Don't be fooled into thinking that the only change in IPv6 is longer addresses. There have been a number of other significant changes to the protocol and the implications are wide ranging.
IPv6 Packets and Extension Headers
There is an entirely new packet format with IPv6, which you can read about in detail here if you are so inclined. The base header for IPv6 actually contains less information than found in it's IPv4 counterpart, with some fields eliminated from IPv4 and some moved into extension headers. (Similar to IPv4 options)
The use of extension headers should increase the efficiency of IPv6, since we are not obliged to send headers with empty fields if we are not using a particular feature. In addition to this, it should provide flexibility to extend IPv6 with new features in future. (This flexibility comes at a cost though, something which RFC6564 discusses.)
An example of information migrated from the IPv6 base header to an extension header is that of fragmentation, although in the scheme of things this is a relatively minor change. The major change here is that the emphasis is now on the sender, rather than intermediate routers, to fragment packets. (The idea being to reduce the workload on routers.) In order to achieve this end-to-end fragmentation, a sender must perform Path MTU Discovery prior to sending traffic.
At the opposite end of the scale to packet fragmentation, IPv6 introduces the concept of Jumbograms. As in IPv4, IPv6 has a 16-bit payload length field in the header, which equates to 64KiB. However, via the use of extension headers, IPv6 allows us to send Jumbograms up to a massive 4GiB in size.
I've had a few people excitely talk to me about IPv6 Jumbograms, but the elephant in the room, is that you need a link capable of supporting them. Most commercially available switches and NICs can't handle frame sizes larger than 9KiB, so unless a compelling use case comes along that forces a change, you shouldn't have to worry about Jumbograms anytime soon.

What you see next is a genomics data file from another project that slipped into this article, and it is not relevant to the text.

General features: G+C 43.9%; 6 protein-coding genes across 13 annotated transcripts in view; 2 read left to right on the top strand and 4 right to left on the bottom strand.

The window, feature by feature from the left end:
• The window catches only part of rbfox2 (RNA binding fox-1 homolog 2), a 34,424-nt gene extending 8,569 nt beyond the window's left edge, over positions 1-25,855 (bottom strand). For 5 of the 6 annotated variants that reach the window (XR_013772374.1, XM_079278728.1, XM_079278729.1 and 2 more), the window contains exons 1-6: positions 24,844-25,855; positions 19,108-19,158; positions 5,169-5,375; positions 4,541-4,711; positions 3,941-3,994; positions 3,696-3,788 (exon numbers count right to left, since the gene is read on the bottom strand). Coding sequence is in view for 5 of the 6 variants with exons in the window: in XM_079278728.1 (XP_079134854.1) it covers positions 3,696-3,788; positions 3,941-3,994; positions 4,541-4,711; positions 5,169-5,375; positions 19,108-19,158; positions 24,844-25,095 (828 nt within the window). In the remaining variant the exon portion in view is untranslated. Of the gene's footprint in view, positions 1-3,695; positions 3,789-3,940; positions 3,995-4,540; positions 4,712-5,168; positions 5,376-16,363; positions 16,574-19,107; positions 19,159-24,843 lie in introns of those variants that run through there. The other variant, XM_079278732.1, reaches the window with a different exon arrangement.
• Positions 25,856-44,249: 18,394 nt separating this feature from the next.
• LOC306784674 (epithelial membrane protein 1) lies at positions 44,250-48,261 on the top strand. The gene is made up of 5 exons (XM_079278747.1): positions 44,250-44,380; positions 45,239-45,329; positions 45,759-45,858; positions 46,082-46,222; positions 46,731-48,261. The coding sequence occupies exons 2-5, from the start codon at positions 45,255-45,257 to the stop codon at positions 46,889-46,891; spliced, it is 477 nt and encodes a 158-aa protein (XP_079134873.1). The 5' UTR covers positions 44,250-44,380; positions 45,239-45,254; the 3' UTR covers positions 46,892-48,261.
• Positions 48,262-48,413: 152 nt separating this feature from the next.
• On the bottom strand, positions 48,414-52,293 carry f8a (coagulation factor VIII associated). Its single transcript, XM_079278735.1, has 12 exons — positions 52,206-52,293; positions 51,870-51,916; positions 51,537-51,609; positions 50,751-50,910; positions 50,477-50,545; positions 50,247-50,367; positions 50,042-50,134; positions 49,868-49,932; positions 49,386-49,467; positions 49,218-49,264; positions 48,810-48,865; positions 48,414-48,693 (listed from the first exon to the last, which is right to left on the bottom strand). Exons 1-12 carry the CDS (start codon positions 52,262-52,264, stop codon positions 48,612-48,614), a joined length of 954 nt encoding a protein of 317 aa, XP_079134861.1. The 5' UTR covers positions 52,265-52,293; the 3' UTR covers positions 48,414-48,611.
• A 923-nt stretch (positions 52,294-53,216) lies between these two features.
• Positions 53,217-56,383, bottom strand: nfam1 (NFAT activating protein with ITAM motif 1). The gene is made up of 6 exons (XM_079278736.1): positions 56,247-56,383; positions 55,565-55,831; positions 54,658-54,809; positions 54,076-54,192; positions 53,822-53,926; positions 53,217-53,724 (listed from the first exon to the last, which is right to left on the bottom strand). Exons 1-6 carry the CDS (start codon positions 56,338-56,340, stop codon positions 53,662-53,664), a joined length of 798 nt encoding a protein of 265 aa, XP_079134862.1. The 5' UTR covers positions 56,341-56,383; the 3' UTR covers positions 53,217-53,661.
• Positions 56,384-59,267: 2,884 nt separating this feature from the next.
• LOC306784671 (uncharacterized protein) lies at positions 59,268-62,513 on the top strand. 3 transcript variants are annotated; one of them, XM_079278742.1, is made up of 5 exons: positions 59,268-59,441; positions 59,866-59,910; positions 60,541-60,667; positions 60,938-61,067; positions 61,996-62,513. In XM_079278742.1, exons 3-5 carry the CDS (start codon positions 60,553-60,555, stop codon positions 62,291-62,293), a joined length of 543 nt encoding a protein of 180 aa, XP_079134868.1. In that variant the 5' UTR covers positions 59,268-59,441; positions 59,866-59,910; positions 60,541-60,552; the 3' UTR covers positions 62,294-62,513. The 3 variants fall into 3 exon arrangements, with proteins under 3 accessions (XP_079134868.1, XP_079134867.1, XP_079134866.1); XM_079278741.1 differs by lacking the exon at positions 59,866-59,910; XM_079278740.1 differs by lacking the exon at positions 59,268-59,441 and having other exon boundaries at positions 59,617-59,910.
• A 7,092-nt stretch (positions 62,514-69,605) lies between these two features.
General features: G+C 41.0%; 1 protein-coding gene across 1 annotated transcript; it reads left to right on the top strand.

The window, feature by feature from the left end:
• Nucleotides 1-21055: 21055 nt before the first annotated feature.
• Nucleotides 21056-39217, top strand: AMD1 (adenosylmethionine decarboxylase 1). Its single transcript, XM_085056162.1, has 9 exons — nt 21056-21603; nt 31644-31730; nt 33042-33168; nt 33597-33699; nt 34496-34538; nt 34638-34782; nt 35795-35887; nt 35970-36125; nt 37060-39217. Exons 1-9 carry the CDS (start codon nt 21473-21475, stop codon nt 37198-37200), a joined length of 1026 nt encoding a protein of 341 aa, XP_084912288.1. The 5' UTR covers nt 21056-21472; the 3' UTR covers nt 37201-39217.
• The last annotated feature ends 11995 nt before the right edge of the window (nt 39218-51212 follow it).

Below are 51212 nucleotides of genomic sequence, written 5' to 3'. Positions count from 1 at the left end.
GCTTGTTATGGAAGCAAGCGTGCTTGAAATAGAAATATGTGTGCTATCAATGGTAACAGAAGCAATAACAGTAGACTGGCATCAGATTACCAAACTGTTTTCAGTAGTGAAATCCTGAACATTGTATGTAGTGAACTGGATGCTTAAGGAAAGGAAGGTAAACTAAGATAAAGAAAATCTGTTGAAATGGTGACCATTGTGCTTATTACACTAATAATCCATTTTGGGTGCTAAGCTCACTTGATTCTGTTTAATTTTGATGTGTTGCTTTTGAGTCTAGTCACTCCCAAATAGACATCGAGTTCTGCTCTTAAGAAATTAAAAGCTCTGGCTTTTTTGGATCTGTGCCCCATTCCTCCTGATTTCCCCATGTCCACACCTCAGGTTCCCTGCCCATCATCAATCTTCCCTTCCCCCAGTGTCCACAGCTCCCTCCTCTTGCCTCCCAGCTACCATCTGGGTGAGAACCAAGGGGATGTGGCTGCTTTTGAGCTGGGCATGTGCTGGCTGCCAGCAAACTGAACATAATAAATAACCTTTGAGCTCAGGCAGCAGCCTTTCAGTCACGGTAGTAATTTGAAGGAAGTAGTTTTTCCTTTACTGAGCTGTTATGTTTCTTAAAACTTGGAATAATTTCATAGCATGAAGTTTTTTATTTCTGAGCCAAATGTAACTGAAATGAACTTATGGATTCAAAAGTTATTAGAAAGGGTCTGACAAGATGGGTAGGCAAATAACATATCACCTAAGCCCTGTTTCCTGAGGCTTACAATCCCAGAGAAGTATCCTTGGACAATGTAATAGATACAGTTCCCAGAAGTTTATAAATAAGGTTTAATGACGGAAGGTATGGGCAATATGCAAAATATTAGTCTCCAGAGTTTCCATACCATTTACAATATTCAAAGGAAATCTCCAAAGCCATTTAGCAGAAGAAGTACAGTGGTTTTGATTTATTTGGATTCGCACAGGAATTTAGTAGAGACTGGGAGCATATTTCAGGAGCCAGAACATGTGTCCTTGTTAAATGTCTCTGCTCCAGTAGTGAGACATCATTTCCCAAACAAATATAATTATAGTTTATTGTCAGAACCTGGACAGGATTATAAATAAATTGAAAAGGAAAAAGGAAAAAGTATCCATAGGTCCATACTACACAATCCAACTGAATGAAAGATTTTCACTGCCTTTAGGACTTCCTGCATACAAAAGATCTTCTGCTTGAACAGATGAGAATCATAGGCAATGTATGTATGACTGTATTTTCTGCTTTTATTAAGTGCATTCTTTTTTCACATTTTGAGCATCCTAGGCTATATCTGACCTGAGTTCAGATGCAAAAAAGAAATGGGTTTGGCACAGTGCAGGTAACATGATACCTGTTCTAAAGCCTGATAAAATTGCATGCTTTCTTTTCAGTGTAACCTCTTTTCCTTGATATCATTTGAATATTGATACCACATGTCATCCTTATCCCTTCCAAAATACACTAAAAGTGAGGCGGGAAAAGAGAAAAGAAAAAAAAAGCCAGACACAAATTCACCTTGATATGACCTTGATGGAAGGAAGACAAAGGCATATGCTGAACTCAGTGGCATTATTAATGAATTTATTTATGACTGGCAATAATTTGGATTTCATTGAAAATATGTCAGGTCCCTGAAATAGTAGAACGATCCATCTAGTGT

The loss of broadcast as we knew it, means that something that you will have to worry about is Neighbour Discovery - the IPv6 replacement for ARP.
Neighbour Discovery Protocol (NDP) is more than just an ARP replacement though. Router discovery, duplicate address detection and IP address autoconfiguration are all functions of NDP. These additional features do create new attack vectors however, (some of which are outlined here by Cisco), so if you're thinking about deploying IPv6 on your network then you might want to consider your mitigation options.
Automatic IP Addressing
Another everyday service that relies on broadcast is DHCP, which has has been reinvented as DHCPv6. Under the hood there are a few differences but the most noticeable change is that we can't specify the gateway with DHCPv6. (It must be learned from NDP router advertisements.)
IPv6 also has an entirely new trick up its sleeve when it comes to automatically assigning IP addresses. Stateless Address Autoconfiguration (SLAAC) allows a client generates it's own IP address using information solicited (with NDP) from a router on the local network.
The stateless nature of this means it probably isn't something you'll want to use on server subnets, but for client subnets it should come in handy.
IPv6 Basics Part 1 - Address Format & Types
IPv6 Basics Part 2 - Unicast Addressing
IPv6 Basics Part 3 - Protocol Differences
IPv6 Basics Part 4 - Multicast
IPv6 Basics Part 5 - Planning an IPv6 Network